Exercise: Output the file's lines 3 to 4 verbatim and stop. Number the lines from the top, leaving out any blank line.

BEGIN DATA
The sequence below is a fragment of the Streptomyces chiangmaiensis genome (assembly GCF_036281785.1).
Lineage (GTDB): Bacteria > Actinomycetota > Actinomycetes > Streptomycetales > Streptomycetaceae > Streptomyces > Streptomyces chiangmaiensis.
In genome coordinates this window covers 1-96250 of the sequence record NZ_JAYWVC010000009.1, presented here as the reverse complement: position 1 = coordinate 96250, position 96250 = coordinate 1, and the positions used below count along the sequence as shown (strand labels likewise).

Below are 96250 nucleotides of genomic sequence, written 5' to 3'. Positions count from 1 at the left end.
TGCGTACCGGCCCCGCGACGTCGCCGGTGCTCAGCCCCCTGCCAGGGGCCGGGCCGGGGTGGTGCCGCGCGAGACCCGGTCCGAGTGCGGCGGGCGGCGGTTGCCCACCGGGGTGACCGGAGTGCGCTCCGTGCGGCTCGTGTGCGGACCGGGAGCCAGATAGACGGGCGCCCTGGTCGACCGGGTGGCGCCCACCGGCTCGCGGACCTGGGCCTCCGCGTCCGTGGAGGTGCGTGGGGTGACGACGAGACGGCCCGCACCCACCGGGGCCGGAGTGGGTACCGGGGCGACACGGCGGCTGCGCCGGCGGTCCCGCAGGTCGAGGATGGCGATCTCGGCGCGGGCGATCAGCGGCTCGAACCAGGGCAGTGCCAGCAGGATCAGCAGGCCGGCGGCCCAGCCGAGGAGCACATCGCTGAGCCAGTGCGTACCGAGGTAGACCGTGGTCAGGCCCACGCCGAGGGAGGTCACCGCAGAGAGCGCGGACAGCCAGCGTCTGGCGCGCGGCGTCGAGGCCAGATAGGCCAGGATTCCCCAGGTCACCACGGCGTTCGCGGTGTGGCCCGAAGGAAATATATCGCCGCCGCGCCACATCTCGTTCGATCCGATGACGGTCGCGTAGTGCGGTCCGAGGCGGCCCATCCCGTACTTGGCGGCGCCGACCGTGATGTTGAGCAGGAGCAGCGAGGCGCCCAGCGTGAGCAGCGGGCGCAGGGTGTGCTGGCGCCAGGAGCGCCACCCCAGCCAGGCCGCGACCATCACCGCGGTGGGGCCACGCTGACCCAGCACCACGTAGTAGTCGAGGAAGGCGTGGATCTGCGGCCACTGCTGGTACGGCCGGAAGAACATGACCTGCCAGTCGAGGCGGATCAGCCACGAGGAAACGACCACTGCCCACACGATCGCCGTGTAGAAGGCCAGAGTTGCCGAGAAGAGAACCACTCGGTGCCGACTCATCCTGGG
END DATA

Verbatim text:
In genome coordinates this window covers 1-96250 of the sequence record NZ_JAYWVC010000009.1, presented here as the reverse complement: position 1 = coordinate 96250, position 96250 = coordinate 1, and the positions used below count along the sequence as shown (strand labels likewise).

Below are 96250 nucleotides of genomic sequence, written 5' to 3'. Positions count from 1 at the left end.